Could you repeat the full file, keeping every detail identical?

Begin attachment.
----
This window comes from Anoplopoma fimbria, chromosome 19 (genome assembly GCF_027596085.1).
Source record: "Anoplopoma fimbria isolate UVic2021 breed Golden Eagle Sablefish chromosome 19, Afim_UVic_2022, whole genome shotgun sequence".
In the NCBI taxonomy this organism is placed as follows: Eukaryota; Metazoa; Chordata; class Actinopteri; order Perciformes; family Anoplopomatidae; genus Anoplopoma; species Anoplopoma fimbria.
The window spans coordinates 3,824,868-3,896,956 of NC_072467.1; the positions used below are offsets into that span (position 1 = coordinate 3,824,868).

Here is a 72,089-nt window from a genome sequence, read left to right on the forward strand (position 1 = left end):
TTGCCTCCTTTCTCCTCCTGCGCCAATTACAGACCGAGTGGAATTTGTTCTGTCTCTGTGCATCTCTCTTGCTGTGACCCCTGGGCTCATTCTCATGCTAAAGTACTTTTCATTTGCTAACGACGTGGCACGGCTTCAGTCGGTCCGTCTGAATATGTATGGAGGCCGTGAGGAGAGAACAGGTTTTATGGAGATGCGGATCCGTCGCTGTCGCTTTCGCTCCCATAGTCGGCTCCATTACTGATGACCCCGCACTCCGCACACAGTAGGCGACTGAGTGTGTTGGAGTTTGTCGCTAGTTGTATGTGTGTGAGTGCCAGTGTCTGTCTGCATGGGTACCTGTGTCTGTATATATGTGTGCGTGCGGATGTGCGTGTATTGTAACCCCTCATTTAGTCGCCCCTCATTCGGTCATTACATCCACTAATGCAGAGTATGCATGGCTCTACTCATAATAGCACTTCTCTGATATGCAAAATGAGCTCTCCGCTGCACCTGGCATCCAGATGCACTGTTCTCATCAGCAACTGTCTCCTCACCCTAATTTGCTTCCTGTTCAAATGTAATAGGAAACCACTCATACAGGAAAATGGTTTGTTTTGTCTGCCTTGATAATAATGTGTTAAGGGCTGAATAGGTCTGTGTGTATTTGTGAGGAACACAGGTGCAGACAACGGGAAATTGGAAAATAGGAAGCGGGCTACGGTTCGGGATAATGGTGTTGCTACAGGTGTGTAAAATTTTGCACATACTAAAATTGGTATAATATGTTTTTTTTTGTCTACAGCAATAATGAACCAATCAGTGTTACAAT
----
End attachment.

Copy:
This window comes from Anoplopoma fimbria, chromosome 19 (genome assembly GCF_027596085.1).
Source record: "Anoplopoma fimbria isolate UVic2021 breed Golden Eagle Sablefish chromosome 19, Afim_UVic_2022, whole genome shotgun sequence".
In the NCBI taxonomy this organism is placed as follows: Eukaryota; Metazoa; Chordata; class Actinopteri; order Perciformes; family Anoplopomatidae; genus Anoplopoma; species Anoplopoma fimbria.
The window spans coordinates 3,824,868-3,896,956 of NC_072467.1; the positions used below are offsets into that span (position 1 = coordinate 3,824,868).

Here is a 72,089-nt window from a genome sequence, read left to right on the forward strand (position 1 = left end):
TTGCCTCCTTTCTCCTCCTGCGCCAATTACAGACCGAGTGGAATTTGTTCTGTCTCTGTGCATCTCTCTTGCTGTGACCCCTGGGCTCATTCTCATGCTAAAGTACTTTTCATTTGCTAACGACGTGGCACGGCTTCAGTCGGTCCGTCTGAATATGTATGGAGGCCGTGAGGAGAGAACAGGTTTTATGGAGATGCGGATCCGTCGCTGTCGCTTTCGCTCCCATAGTCGGCTCCATTACTGATGACCCCGCACTCCGCACACAGTAGGCGACTGAGTGTGTTGGAGTTTGTCGCTAGTTGTATGTGTGTGAGTGCCAGTGTCTGTCTGCATGGGTACCTGTGTCTGTATATATGTGTGCGTGCGGATGTGCGTGTATTGTAACCCCTCATTTAGTCGCCCCTCATTCGGTCATTACATCCACTAATGCAGAGTATGCATGGCTCTACTCATAATAGCACTTCTCTGATATGCAAAATGAGCTCTCCGCTGCACCTGGCATCCAGATGCACTGTTCTCATCAGCAACTGTCTCCTCACCCTAATTTGCTTCCTGTTCAAATGTAATAGGAAACCACTCATACAGGAAAATGGTTTGTTTTGTCTGCCTTGATAATAATGTGTTAAGGGCTGAATAGGTCTGTGTGTATTTGTGAGGAACACAGGTGCAGACAACGGGAAATTGGAAAATAGGAAGCGGGCTACGGTTCGGGATAATGGTGTTGCTACAGGTGTGTAAAATTTTGCACATACTAAAATTGGTATAATATGTTTTTTTTTGTCTACAGCAATAATGAACCAATCAGTGTTACAAT